The company then addressed the specific rules the complainant believed the sponsorship to be in breach of. With regards to rules 3.3 and 3.4, the company stated that the Cannon Run event was not aimed at under-18s as it was a luxury supercar experience company and that the ticket price started at £3,000, a cost it believed would not have particular appeal to under-18s. Additionally, it stated that the branding stickers on the vehicles that took part were not aimed at under-18s.
In response to rule 3.7, the company explained that it worked hard to showcase a classy, luxury brand and did not encourage dangerous or aggressive behaviour. The company stated that it would be detrimental to its brand if it did so.
With regard to rule 3.9, the company stated that it only sponsored the event in order to put the company branding on the vehicles. The company explained that there was no drinking whilst driving, events were police supervised, and that drivers were breathalysed before participating. In response to the evening parties, the company explained that these events were moderated and that because people drove the next day, the events were usually low-key.
In response to rules 3.10 and 3.11, the company stated that it only offered samples of the product in bars and at wholesale events in order to comply with UK regulations.
The Panel’s assessment
The Panel began by noting that the sponsorship between Jatt Life and The Cannon Run was well documented on social media and included videos on the producer’s Instagram page, its YouTube channel and on The Cannon Run’s official YouTube channel. The Panel noted that while the videos fell outside of the Portman Group’s regulatory remit and were instead captured under the remit of the Advertising Standards Authority, the Panel agreed that the footage provided evidence of the behaviour and activities taking place during the Jatt Life sponsored Cannon Run and were indicative of how the sponsorship was enacted. The Panel also noted that while some of the event took place abroad, the sponsorship agreement was between two companies based in the United Kingdom and that the event, and its related activities, were primarily marketed towards UK consumers.
The Panel discussed the formal sponsorship agreement between JL Drinks and The Cannon Run, particularly in relation to Code rule 3.1 which required as part of any sponsorship agreement that all drinks companies ensured there was a recognisable commitment to promoting responsible drinking and/or supporting diversionary/ community activities; taking into account the size, scale, reach, and length of the sponsorship. The Panel considered that the sponsorship was of medium size and the international element of the event, along with well-documented social media videos of the event, meant that it had a medium size reach. The Panel agreed that the sponsorship in and of itself was likely to be acceptable under the Code and that the Code did not prevent alcohol producers from sponsoring events with motorcars or placing company branding on vehicles. However, the Panel noted that there was no clause in the sponsorship agreement between JL Drinks and The Cannon Run that addressed the promotion of responsible drinking, nor did it reference anti-drink drive messaging which it deemed was essential as part of a sponsored event linked to driving. Accordingly, the Panel upheld the complaint under Code rule 3.1.
The Panel discussed the producer’s response and specifically the claim that it did not sell miniatures to consumers and encouraged the product to be sipped and enjoyed. The Panel noted in one video available on YouTube (title: “Keeping Up with The Cannon Run on Spring Break 2021 – Part 1”, published 18th April 2021), that there was footage which showed miniature bottles of Jatt Life being handed out by the owner of the company from the boot of a car in what appeared to be a public car park. While the Panel noted that this appeared on The Cannon Run’s YouTube channel, the Panel considered that it depicted the direct actions of the producer as part of the sponsorship activity. Due to the nature of the giveaway, the Panel noted that there were no apparent checks on individuals who were being given the product, for instance to check if they were intoxicated, nor was there any evidence of an age identification process. The Panel discussed the definition of sampling in the Code and noted that it was an offer of a free alcoholic drink, to members of the public in a public place. The Panel considered that the footage appeared as though the event was held in a public place and would therefore be captured by the definition. The Panel considered that the activity breached rule 3.10 as the sampling did not comply with current licensing legislation.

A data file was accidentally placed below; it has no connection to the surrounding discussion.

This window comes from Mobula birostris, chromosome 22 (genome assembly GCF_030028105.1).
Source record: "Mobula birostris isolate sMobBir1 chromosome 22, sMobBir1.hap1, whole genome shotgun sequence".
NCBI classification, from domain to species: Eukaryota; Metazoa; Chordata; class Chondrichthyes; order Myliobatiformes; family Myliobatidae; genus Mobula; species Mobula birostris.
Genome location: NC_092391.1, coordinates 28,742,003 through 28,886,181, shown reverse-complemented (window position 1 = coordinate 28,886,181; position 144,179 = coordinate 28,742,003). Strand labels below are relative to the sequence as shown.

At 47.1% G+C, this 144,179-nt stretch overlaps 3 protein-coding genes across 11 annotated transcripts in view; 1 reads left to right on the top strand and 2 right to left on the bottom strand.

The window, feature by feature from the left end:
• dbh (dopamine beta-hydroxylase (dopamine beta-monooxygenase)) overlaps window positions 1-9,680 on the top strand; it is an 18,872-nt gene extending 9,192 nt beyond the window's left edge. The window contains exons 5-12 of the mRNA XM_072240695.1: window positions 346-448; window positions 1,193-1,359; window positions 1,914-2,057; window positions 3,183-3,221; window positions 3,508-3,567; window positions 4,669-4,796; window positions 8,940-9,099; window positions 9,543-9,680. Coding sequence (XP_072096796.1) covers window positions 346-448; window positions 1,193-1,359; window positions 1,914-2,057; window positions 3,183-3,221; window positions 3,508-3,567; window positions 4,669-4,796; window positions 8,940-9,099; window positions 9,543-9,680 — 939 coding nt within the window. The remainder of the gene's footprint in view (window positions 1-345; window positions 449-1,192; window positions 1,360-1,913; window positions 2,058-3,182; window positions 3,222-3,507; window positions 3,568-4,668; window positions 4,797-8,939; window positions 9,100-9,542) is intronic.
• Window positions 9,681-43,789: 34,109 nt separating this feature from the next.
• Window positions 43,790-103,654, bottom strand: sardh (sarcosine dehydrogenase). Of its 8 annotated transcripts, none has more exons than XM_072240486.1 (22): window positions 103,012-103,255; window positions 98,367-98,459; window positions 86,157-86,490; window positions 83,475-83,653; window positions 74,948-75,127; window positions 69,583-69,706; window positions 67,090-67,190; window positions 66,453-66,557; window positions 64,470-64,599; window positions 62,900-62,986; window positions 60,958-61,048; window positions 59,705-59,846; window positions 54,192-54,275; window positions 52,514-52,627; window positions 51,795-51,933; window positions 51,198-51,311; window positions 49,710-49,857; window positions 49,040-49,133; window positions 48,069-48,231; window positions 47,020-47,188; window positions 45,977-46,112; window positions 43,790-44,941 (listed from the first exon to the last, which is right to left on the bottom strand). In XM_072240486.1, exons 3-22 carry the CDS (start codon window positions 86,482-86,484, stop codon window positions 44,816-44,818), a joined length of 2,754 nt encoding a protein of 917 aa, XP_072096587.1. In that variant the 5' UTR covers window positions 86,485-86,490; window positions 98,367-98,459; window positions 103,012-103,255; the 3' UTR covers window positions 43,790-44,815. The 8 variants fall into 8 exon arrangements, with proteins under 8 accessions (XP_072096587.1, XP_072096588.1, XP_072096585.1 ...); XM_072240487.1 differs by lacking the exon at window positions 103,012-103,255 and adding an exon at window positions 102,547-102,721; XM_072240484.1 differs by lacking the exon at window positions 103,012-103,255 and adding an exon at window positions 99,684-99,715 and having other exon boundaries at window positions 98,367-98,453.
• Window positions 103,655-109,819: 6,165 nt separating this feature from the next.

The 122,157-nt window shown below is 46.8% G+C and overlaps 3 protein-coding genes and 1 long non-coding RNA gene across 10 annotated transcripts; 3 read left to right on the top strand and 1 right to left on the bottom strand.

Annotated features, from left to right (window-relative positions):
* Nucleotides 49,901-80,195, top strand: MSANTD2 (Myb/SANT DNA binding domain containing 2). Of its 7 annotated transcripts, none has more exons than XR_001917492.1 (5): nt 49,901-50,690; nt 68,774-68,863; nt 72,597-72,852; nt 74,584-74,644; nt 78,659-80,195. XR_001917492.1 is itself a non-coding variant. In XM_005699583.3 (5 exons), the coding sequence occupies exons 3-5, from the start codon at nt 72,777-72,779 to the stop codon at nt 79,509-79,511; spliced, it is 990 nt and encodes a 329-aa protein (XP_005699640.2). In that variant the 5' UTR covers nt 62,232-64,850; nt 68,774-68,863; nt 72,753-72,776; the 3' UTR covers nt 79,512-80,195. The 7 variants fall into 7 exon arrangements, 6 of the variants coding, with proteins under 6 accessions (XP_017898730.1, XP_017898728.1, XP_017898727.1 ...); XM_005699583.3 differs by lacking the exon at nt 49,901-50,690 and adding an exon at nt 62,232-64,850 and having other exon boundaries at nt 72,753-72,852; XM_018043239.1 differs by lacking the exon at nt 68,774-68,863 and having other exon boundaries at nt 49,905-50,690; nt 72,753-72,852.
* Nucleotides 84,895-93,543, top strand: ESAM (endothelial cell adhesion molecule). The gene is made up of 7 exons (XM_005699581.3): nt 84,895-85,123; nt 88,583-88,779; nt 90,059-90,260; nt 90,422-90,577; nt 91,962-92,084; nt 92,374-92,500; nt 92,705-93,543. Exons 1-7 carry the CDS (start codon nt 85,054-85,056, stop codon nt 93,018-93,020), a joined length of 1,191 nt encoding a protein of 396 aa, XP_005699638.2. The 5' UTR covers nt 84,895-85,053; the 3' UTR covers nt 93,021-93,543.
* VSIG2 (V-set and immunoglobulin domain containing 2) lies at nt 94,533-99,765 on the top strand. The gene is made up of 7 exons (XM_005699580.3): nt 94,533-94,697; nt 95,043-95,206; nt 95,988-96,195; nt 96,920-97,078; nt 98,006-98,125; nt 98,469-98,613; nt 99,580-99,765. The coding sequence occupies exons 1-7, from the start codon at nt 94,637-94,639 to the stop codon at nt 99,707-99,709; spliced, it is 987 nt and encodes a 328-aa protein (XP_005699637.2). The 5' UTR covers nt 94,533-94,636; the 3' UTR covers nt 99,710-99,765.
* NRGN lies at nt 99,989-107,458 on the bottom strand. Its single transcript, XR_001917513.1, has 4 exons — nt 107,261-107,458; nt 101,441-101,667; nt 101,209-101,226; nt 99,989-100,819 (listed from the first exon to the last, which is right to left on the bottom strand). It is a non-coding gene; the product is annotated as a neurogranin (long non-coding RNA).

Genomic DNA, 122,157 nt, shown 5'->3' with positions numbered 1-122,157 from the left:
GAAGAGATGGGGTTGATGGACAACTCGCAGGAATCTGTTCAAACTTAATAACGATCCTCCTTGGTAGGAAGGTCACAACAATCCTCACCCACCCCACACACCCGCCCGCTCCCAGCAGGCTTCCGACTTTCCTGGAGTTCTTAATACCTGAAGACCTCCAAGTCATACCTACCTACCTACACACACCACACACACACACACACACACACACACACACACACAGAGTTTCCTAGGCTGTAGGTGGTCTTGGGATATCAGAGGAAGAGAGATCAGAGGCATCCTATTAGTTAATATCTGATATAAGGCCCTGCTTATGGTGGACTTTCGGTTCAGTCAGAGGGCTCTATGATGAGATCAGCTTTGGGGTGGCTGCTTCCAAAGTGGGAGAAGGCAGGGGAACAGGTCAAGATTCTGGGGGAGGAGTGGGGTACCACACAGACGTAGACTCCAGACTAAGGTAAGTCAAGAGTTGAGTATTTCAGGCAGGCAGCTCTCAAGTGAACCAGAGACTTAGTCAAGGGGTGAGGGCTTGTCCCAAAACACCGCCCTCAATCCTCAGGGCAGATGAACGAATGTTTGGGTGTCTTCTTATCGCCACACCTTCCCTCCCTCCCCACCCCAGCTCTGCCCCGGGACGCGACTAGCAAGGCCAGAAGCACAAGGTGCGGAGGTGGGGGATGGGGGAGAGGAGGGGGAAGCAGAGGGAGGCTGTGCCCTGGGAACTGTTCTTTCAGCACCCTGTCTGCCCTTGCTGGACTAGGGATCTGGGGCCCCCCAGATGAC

The Panel discussed further footage from the producer’s social media owned content which showed scenes of partying after participants had finished driving for the day. The Panel agreed that as most of the videos appeared on the producer’s own social media channels, the activity was reflective of the wider behaviour being condoned and encouraged as part of The Cannon Run sponsorship. The Panel considered that some of the footage showed chaotic scenes which featured the free-pouring of vodka from the bottle (title: “Jatt Life – Cannon Run”, published 4th May 2021) and scenes of alcohol being consumed around a swimming pool (title: “The Jatt Life Journey – EP6 – Cannon Run – Marbs Madness”, published 15th September 2021) which the Panel considered were examples of the event encouraging irresponsible and immoderate consumption of alcohol. While the Panel noted that sampling could involve the giving away of entire bottles of alcohol, it noted there was no evidence that the bottles had been given away for free by the producer in contrast to the miniatures in a previous video. Accordingly, the Panel did not uphold the complaint under Code rule 3.11. The Panel also considered that at a multi-day event where participants drove between locations, it was irresponsible to consume the amount of alcohol shown where participants would be driving the next day. Accordingly, the Panel upheld the complaint under Code rule 3.9.